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January 11, 2004

More on Li-Ion Batteries

Since sending my letter to Senator Leahy theres been a lot of press on the Li-Ion issue. The Washington Post wrote Battery And Assault. The New York Post had a story on the iPod battery price. Reuters' story, Apple Users Threaten to Sue Over IBook, IPod, was widely reported in every major newspaper, news web site, and on cable TV News. CBS Evening News interviewed the Neistat brothers about their site, iPod's Dirty Little Secret. USAToday Got to the core of Apple's shortcomings. Best of all, the Washington Post just had a wonderful article specifically on why the Batteries Can't Keep Up.

If the bad press wasn't enough to wake up consumers and more importantly manufactures that this technology is a failure, Girard Gibbs & De Bartolomeo LLP, a San Francisco law firm, filed a class-action suit in Santa Clara County Superior Court, on behalf of iPod owners whose built-in batteries have died. The plaintiffs seek free battery replacements, legal fees and a few other wonderful concessions! I'll be joining this one. Sometimes nothing else but a class action law suit can put the fear of god in poor behaving corporations.

I've been busy researching Li-Ion batteries and their history. Last week, I was able to find some information on the specific people that originally developed lithium batteries and shifted to the non-metallic lithium battery using lithium ions, thereby starting this entire Li-Ion fiasco. To my surprise I even found and was able to speak with a chemical engineer who retired from Sony Corporation and was on the team that created the lithium ion battery and put it into the first rechargeable consumer electronics in the early 90s.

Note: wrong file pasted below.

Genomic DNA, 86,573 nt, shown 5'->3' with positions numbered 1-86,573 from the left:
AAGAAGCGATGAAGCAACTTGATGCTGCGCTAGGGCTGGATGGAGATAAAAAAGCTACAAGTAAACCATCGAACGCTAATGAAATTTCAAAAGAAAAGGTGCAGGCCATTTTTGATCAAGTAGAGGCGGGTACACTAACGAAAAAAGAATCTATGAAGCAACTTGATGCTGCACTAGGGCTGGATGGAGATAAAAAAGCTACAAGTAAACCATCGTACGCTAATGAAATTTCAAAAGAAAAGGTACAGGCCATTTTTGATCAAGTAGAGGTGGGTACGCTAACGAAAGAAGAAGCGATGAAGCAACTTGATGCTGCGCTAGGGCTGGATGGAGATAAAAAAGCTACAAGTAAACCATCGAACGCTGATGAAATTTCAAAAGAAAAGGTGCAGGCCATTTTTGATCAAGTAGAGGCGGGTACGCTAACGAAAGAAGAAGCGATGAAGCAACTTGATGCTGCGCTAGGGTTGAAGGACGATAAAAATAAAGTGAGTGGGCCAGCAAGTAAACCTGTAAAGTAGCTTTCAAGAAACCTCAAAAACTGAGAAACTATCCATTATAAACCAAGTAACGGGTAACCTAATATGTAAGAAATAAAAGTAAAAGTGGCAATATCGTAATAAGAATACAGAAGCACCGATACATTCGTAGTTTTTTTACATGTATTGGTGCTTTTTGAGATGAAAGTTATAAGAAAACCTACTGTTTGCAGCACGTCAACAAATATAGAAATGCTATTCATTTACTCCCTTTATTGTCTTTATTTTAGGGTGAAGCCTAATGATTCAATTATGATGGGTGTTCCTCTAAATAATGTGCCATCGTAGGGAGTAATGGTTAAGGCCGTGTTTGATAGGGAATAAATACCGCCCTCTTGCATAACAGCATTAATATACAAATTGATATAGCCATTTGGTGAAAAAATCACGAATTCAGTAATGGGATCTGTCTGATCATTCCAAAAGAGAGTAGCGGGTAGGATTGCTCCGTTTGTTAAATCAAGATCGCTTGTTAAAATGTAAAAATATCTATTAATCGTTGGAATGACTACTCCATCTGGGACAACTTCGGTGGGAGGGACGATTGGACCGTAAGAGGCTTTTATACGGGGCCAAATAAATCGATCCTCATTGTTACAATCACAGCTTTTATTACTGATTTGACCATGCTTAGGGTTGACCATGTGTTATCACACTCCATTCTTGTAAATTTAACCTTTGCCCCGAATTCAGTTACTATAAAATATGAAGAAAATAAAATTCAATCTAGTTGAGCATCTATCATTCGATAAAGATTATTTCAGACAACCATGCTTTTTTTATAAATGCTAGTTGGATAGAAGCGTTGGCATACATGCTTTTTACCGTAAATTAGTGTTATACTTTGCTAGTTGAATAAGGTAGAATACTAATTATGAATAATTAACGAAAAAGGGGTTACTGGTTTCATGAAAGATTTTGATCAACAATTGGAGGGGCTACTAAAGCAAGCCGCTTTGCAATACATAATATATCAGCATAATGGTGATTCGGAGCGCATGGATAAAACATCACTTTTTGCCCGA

My conversation with this engineer was extremely interesting and I've learned quite a few things from this very nice man who, at his request, I'm going to keep anonymous. Most interesting perhaps was the politics that was involved in creating and brining the Li-Ion battery to market and also how it was never thought it would be used in devices that were used constantly. Rather, it was developed for devices that might be used only a few times a month. Perhaps the most helpful and useful information I've learned from him was how one could increase Li-Ion battery life, albeit by not that much.

Tips for making Li-Ion batteries last longer:

  • Unlike nickel based rechargeable batteries (NiCd and NiMH), Li-Ion batteries should be charged after each use and very often. Never allow them to discharge completely before recharging. However, if they are not used for a longer time, they should be brought to a charge level of around 40%.
  • Li-Ion batteries should be kept cool. Ideally they are stored in a refrigerator. However, they should not freeze. At higher temperatures they age quicker. Storing them in a hot car or subjecting them to high temperatures even for short periods can kill them immediately. (Bad news for hot laptop owners.)
  • Buy Li-Ion batteries only when they are needed. Don't buy a spare battery for future use when you purchase a new notebook, cell phone, or camera for example. Always look at the manufacturing date. If they don't provide one don't buy it! This is because Li-Ion battery's life cycles are almost completely dependent upon its age from the time of manufacture, regardless if it has been charged or not. In fact, Li-Ion batteries irreversibly lose at least approximately 20% of their capacity per year from the time they are manufactured. I've also discovered that this figure is dependent on its stored temperature; 6% at 0 degrees centigrade, 20% at 25 degrees centigrade, 35% at 40 degrees centigrade. When stored at 40% charge level, these figures are reduced to 2%, 4%, 15% at 0, 25 and 40 degrees centigrade respectively.
  • When using a notebook computer running from AC power over extended periods, it is advisable to remove the battery and store it in a cool place.
  • Every (deep) discharge cycle decreases their capacity. The degradation is sloped in such a way that 100 cycles leave the battery with about 75% to 85% of the original. When used in notebook computers or cellular phones, this rate of deterioration means that even in short as one year the battery could have capacities that are too low to be still usable.

Just to keep you updated on my call to action to Senator Leahy there has been no word from him, at least as of yet. But, I will follow up this week by calling and making an appointment to speak with someone on his staff. In the meantime all your letters and comments to me (as well as his office) are welcomed. I really appreciate all the email and shows for support I've been getting, even from people who normally don't read my blog. Thanks!

Posted in Podcasts & iPods by usrbingeek at 2004-01-11 15:43 ET (GMT-5) | 0 Comments | Permalink



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